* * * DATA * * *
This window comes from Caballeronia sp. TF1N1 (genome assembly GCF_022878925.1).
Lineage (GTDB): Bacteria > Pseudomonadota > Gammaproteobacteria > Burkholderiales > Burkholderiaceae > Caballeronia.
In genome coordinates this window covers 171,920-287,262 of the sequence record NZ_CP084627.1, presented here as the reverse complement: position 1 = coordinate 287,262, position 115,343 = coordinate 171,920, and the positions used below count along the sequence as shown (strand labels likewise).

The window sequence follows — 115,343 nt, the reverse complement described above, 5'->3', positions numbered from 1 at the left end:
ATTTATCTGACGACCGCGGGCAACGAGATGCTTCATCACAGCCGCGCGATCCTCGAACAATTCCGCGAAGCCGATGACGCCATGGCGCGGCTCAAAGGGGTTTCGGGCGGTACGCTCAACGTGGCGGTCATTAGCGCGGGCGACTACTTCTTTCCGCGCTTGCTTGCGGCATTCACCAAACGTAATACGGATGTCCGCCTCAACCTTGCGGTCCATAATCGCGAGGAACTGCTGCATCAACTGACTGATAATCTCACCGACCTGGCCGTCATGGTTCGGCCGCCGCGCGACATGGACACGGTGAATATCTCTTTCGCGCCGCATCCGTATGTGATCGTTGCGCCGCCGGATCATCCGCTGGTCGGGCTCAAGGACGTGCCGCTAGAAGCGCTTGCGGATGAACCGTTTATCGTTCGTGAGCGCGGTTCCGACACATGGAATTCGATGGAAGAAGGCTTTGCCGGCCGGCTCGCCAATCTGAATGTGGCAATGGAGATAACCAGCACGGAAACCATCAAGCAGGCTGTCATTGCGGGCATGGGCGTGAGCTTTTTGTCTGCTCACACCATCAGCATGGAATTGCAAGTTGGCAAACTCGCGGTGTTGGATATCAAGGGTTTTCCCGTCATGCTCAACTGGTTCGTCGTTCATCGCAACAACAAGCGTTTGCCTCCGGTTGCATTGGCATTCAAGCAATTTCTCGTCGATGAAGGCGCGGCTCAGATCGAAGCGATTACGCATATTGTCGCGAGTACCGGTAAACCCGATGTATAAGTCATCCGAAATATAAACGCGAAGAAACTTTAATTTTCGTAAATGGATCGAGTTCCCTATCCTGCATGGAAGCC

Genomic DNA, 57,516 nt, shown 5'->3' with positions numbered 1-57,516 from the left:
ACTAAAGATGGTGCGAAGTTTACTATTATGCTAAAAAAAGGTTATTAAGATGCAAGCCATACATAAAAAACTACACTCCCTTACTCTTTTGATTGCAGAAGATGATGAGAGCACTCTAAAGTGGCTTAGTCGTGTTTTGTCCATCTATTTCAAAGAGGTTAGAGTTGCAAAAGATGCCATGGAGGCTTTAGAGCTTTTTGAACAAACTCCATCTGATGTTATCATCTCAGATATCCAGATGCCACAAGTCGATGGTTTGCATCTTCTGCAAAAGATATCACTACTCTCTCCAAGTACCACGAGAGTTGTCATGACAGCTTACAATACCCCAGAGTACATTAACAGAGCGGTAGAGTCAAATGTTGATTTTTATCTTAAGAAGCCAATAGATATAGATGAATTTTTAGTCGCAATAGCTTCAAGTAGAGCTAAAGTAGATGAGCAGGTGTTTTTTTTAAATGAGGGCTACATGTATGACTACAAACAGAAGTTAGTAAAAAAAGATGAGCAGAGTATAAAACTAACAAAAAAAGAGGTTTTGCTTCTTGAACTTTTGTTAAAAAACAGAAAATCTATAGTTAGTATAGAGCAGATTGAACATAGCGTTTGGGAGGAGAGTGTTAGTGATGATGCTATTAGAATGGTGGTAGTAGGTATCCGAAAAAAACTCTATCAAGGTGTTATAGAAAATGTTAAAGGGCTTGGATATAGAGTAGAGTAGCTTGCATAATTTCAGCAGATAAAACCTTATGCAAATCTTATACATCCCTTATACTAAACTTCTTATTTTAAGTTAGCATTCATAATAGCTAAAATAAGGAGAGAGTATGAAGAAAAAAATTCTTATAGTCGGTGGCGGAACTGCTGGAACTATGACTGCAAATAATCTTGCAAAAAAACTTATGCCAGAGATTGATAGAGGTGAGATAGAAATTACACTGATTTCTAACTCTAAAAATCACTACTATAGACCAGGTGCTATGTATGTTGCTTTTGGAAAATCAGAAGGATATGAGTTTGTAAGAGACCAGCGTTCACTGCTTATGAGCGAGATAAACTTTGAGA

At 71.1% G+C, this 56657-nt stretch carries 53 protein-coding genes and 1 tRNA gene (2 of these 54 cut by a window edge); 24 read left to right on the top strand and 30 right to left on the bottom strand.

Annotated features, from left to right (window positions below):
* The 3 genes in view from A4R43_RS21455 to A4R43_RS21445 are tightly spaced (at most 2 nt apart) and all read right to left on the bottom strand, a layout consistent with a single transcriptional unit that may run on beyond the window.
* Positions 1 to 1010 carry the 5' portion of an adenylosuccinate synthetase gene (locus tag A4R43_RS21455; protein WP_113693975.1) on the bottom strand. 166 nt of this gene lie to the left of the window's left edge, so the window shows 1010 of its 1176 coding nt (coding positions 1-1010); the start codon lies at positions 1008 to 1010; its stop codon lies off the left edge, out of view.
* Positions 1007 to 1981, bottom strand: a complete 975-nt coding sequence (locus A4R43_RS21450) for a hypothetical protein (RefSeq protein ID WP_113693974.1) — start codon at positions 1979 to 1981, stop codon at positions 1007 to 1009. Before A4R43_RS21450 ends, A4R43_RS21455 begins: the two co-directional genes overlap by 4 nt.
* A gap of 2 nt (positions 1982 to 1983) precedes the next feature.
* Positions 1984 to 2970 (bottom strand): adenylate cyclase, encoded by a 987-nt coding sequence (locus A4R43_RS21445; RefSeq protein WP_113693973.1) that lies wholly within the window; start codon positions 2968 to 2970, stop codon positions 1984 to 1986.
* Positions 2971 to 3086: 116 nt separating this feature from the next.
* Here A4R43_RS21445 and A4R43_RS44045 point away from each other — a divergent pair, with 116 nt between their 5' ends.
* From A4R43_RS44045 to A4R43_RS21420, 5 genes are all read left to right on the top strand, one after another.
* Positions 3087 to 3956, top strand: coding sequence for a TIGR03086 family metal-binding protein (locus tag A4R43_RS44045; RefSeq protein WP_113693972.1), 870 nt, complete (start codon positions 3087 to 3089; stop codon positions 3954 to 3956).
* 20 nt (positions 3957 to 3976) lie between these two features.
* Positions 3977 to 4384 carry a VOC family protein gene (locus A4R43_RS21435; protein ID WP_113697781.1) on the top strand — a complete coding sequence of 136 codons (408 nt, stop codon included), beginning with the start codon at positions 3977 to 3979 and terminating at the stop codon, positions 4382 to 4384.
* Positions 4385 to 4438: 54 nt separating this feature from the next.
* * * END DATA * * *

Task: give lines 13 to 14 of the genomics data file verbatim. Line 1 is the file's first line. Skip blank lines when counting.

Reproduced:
* A gap of 2 nt (positions 1982 to 1983) precedes the next feature.
* Positions 1984 to 2970 (bottom strand): adenylate cyclase, encoded by a 987-nt coding sequence (locus A4R43_RS21445; RefSeq protein WP_113693973.1) that lies wholly within the window; start codon positions 2968 to 2970, stop codon positions 1984 to 1986.